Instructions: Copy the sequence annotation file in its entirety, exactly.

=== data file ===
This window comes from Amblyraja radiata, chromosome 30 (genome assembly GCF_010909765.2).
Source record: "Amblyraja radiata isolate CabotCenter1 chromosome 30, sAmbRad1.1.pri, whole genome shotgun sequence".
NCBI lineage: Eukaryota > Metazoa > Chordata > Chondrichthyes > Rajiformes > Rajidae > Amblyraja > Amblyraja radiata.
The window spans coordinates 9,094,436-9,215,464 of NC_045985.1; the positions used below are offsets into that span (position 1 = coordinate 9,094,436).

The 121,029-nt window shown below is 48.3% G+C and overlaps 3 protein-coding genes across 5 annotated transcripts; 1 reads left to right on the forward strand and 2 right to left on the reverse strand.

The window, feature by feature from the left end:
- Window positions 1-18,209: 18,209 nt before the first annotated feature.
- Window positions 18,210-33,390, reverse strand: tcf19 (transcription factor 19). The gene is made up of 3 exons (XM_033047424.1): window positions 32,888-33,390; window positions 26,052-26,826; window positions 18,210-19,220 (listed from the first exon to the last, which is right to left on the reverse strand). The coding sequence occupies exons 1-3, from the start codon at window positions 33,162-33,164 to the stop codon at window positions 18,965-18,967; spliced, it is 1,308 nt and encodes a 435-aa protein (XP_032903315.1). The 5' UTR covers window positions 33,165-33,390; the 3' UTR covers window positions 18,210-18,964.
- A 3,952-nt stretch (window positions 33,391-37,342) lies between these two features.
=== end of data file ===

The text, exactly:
This window comes from Amblyraja radiata, chromosome 30 (genome assembly GCF_010909765.2).
Source record: "Amblyraja radiata isolate CabotCenter1 chromosome 30, sAmbRad1.1.pri, whole genome shotgun sequence".
NCBI lineage: Eukaryota > Metazoa > Chordata > Chondrichthyes > Rajiformes > Rajidae > Amblyraja > Amblyraja radiata.
The window spans coordinates 9,094,436-9,215,464 of NC_045985.1; the positions used below are offsets into that span (position 1 = coordinate 9,094,436).

The 121,029-nt window shown below is 48.3% G+C and overlaps 3 protein-coding genes across 5 annotated transcripts; 1 reads left to right on the forward strand and 2 right to left on the reverse strand.

The window, feature by feature from the left end:
- Window positions 1-18,209: 18,209 nt before the first annotated feature.
- Window positions 18,210-33,390, reverse strand: tcf19 (transcription factor 19). The gene is made up of 3 exons (XM_033047424.1): window positions 32,888-33,390; window positions 26,052-26,826; window positions 18,210-19,220 (listed from the first exon to the last, which is right to left on the reverse strand). The coding sequence occupies exons 1-3, from the start codon at window positions 33,162-33,164 to the stop codon at window positions 18,965-18,967; spliced, it is 1,308 nt and encodes a 435-aa protein (XP_032903315.1). The 5' UTR covers window positions 33,165-33,390; the 3' UTR covers window positions 18,210-18,964.
- A 3,952-nt stretch (window positions 33,391-37,342) lies between these two features.